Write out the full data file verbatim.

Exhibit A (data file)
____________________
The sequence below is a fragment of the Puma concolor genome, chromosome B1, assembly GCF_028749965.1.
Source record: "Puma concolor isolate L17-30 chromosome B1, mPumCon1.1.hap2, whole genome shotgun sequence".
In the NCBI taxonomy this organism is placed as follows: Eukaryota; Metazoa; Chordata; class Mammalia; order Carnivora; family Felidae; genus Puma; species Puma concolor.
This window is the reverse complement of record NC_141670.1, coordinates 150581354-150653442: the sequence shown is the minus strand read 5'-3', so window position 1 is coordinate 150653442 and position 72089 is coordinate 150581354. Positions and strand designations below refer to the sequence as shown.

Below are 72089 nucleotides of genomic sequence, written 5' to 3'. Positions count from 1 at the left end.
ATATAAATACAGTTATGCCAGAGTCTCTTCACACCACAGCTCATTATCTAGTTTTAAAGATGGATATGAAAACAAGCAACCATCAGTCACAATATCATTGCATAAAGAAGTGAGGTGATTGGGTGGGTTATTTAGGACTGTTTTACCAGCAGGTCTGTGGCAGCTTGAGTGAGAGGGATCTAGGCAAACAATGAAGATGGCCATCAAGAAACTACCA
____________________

The sequence below is a fragment of the Puma concolor genome, chromosome B1, assembly GCF_028749965.1.
Source record: "Puma concolor isolate L17-30 chromosome B1, mPumCon1.1.hap2, whole genome shotgun sequence".
In the NCBI taxonomy this organism is placed as follows: Eukaryota; Metazoa; Chordata; class Mammalia; order Carnivora; family Felidae; genus Puma; species Puma concolor.
This window is the reverse complement of record NC_141670.1, coordinates 150581354-150653442: the sequence shown is the minus strand read 5'-3', so window position 1 is coordinate 150653442 and position 72089 is coordinate 150581354. Positions and strand designations below refer to the sequence as shown.

Below are 72089 nucleotides of genomic sequence, written 5' to 3'. Positions count from 1 at the left end.
ATATAAATACAGTTATGCCAGAGTCTCTTCACACCACAGCTCATTATCTAGTTTTAAAGATGGATATGAAAACAAGCAACCATCAGTCACAATATCATTGCATAAAGAAGTGAGGTGATTGGGTGGGTTATTTAGGACTGTTTTACCAGCAGGTCTGTGGCAGCTTGAGTGAGAGGGATCTAGGCAAACAATGAAGATGGCCATCAAGAAACTACCA